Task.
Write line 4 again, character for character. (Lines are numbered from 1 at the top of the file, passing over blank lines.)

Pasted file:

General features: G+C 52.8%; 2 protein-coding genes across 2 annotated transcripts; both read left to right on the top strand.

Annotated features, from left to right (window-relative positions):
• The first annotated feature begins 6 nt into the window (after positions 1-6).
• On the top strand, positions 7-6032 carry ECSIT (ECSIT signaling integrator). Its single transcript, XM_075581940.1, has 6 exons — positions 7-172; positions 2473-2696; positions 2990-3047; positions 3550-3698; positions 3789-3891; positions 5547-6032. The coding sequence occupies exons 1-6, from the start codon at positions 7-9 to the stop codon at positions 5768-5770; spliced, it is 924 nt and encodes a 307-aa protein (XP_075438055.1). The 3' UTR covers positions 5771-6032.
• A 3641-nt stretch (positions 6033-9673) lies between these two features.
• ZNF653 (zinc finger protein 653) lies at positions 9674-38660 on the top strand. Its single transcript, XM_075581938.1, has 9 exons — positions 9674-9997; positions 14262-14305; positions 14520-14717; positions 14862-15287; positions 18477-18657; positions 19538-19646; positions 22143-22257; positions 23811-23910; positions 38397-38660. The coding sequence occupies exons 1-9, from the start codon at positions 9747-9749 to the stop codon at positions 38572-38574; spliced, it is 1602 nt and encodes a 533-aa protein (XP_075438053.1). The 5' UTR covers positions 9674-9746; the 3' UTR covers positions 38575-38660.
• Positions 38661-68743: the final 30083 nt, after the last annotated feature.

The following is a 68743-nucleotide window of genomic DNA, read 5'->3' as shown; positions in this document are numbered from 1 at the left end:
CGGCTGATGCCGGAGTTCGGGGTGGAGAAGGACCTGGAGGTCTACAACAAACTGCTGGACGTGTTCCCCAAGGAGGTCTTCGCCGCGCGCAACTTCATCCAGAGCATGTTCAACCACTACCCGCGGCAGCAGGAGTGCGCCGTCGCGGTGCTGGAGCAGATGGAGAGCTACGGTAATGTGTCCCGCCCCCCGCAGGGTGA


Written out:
• On the top strand, positions 7-6032 carry ECSIT (ECSIT signaling integrator). Its single transcript, XM_075581940.1, has 6 exons — positions 7-172; positions 2473-2696; positions 2990-3047; positions 3550-3698; positions 3789-3891; positions 5547-6032. The coding sequence occupies exons 1-6, from the start codon at positions 7-9 to the stop codon at positions 5768-5770; spliced, it is 924 nt and encodes a 307-aa protein (XP_075438055.1). The 3' UTR covers positions 5771-6032.